Knowing what I do now about their silly enforced RULZ, it makes me want to *find* a way to get around them at their next stop. So!... they wanna stop us from expressing artistic freedoms, eh? We'll see about THAT! :D

Lembas :)

p.s. Welcome back, by the way! :D So glad you liked your little present! *hugs*
mechtild at 2005-10-26 02:32 (UTC) (Link)
You poor thing, singled out by the Tower guard! At least they didn't toss you in jail as a would-be terrorist.

You are right: what is the point of all these rules at the LotR exhibit? All I could think of about picture-taking is that the accumulated effect of the flashes might diminish the exhibits' colour. Or maybe they just thought a lot of flashing cameras would spoil the atmosphere in there (it's quite dark, with the displayed items carefully lit). As for sketching, I suggested elsewhere that they wouldn't like to encourage people to do the amount of loitering necessary to sketching. If they want to keep the crowds moving, they won't want people sketching. As for the note-taking, I just don't get it, no matter how I ponder it. A senseless rule.
wendylady1 at 2005-10-25 17:43 (UTC) (Link)

I'm so glad you had such a great time...having met quite a few of those good ladies myself, I know how nice it is to meet up with people you have chatted with online for months...

I have a theory with regards to the Exhibition and its missing links...and I made a mistake about who I saw it with too !! When I saw it in London, it was just after "The Two Towers" came out, and one of the costumes of one of the principle characters was missing as it was "in use " - for pick-up shots I reckon...anyway, I went with a group of people from Tolkien Online, not from KD...in fact, I hadn't even joined KD then, so I hadn't met Pearl or Maeglian or anyone else !!
I reckon that the exhibtion I saw is exactly the same one as you have just seen, and it hasn't been updated for ROTK at all, and only barely had the info for how Gollum and Treebeard were filmed, ( including the full size model of Treebeard, I must say ) with regards to TTT...did you see anything that was exclusively from the ROTK at all ?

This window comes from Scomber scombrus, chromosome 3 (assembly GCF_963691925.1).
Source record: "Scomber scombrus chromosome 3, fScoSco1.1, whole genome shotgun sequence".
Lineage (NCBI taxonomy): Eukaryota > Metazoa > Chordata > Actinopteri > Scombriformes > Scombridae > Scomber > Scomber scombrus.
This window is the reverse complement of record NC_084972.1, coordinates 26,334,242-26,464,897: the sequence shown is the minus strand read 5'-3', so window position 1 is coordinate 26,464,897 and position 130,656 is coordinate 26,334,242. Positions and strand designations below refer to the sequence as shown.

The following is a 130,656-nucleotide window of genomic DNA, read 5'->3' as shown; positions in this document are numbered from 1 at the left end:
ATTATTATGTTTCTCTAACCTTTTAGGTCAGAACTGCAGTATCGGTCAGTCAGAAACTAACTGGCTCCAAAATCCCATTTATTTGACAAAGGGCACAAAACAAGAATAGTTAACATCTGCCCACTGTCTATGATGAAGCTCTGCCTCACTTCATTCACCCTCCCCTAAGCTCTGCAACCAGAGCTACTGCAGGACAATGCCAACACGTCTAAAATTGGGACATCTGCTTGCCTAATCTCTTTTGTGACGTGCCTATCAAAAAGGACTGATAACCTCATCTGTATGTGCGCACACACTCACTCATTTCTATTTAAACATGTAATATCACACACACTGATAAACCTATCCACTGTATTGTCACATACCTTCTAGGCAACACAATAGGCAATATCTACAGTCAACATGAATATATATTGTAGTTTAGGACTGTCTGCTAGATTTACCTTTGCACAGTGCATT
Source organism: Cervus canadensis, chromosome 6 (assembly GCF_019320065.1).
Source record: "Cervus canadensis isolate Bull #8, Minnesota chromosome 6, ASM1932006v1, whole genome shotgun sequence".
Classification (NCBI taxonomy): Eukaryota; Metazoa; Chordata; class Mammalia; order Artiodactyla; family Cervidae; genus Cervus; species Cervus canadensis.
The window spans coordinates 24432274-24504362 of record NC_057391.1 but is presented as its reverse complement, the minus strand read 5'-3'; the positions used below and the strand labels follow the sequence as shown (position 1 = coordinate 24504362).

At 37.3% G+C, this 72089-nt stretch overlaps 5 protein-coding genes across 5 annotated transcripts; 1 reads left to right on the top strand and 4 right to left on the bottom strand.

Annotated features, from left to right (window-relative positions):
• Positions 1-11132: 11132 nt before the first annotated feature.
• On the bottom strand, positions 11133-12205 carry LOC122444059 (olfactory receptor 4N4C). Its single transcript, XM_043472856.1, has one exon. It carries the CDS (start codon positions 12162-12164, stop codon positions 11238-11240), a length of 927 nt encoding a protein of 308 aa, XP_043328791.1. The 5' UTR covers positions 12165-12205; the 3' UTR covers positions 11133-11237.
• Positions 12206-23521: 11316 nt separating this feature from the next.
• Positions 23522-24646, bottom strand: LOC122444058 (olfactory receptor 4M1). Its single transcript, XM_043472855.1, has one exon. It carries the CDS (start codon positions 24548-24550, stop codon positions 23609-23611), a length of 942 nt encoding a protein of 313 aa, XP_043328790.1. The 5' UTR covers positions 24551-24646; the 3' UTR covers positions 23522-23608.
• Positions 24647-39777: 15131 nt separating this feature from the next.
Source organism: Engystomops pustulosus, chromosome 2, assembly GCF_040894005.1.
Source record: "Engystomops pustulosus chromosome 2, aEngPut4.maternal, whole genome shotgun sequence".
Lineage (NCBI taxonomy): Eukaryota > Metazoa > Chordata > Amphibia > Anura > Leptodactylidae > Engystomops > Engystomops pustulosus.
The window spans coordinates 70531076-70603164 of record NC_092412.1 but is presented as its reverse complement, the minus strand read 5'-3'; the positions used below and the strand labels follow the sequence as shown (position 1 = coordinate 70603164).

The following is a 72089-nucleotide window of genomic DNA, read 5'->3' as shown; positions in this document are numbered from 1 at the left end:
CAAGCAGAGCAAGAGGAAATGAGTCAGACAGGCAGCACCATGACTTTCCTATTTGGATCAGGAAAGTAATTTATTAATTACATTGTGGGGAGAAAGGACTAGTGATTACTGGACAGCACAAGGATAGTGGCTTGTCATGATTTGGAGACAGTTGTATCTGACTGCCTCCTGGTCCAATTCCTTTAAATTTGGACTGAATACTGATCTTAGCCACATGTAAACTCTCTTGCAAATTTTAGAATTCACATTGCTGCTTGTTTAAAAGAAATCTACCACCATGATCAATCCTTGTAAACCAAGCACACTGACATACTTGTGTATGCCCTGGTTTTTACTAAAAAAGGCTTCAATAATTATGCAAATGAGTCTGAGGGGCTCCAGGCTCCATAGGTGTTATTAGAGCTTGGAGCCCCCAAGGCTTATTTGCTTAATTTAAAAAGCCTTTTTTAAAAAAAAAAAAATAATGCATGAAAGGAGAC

I never saw anything pertaining to Eowyn, or Elrond,either, and only saw one dress each for Galadriel and Arwen, more's the pity ( even though they WERE good dresses...
Yes, Goldenberry, I agree...we want a full LOTR Exhibition with ALL costumes on show...I would travel all the way to New Zealand to witness that, wouldn't you ? !!
mechtild at 2005-10-26 02:39 (UTC) (Link)
I don't think I remember a "strictly RotK" item except Anduril, Narsil reforged, which was just gorgeous (though Glamdring and its scabbard surprisingly wowed me; I LOVED the colour of the scabbard).

Arwen had two costumes, lucky us -- and -- one of them was from RotK, I am sure! It looked to me like the dress she wore under another drapey, tunic-y sort of thing that matched it, in the scene in which she leaves Rivendell and, riding through the woods, sees the vision of Eldarion then rides back to confront Elrond about it. It's a greyish-blue with a wide yoke all around the neckline made of something silvery-glittery. The other costume of hers was the riding outfit she wore in FotR, when she carries the poisoned Frodo before her on Asfaloth. It was very yummy, too.
maewyn_2 at 2005-10-26 10:03 (UTC) (Link)
Puff, puff, gasp... I finally got here! Sorry I haven't had a chance to comment before, but I've been sort of occupied (MOME!). I spent HOURS last night putting together my new sig pic and writing up my piece, so it was another late night!

So... I'm glad you had an enjoyable time on your little sojourn to the south!

As I said in TORC, I also can't understand the no note-taking rule. What damage is that going to do??

However, I'm sure the total experience is burned into your brain, so you wouldn't have needed to take notes anyway!

mechtild at 2005-10-26 12:17 (UTC) (Link)
However, I'm sure the total experience is burned into your brain, so you wouldn't have needed to take notes anyway!

But now my brain is in ashes. ((((Maewyn)))) I'm glad to see you are having fun at MOME. Your Tribbles sig is so funny!

And, yeah, the no note-taking rule was a mystery. And an aggravation. Grrr.

taerie at 2005-11-07 21:02 (UTC) (Link)

October 10 Indianapolis Indiana

That's when I dragged my poor, long suffering husband from Lawrence Kansas (a long drive) to see it. He loves LOTR enough to comment after the last movie that now he can die in peace. He was afraid that the world might end or something before all of them came out.
But even he is somewhat mystified by my crazed focus on poor little innocent Frodo. LOL!
Anyway I enjoyed it a lot and was also disappointed in the lack of hobbit clothes except for Frodo's costume and the bracers and such. I also missed Eowyn's costumes. For some reason I really love the stuff she wore the most.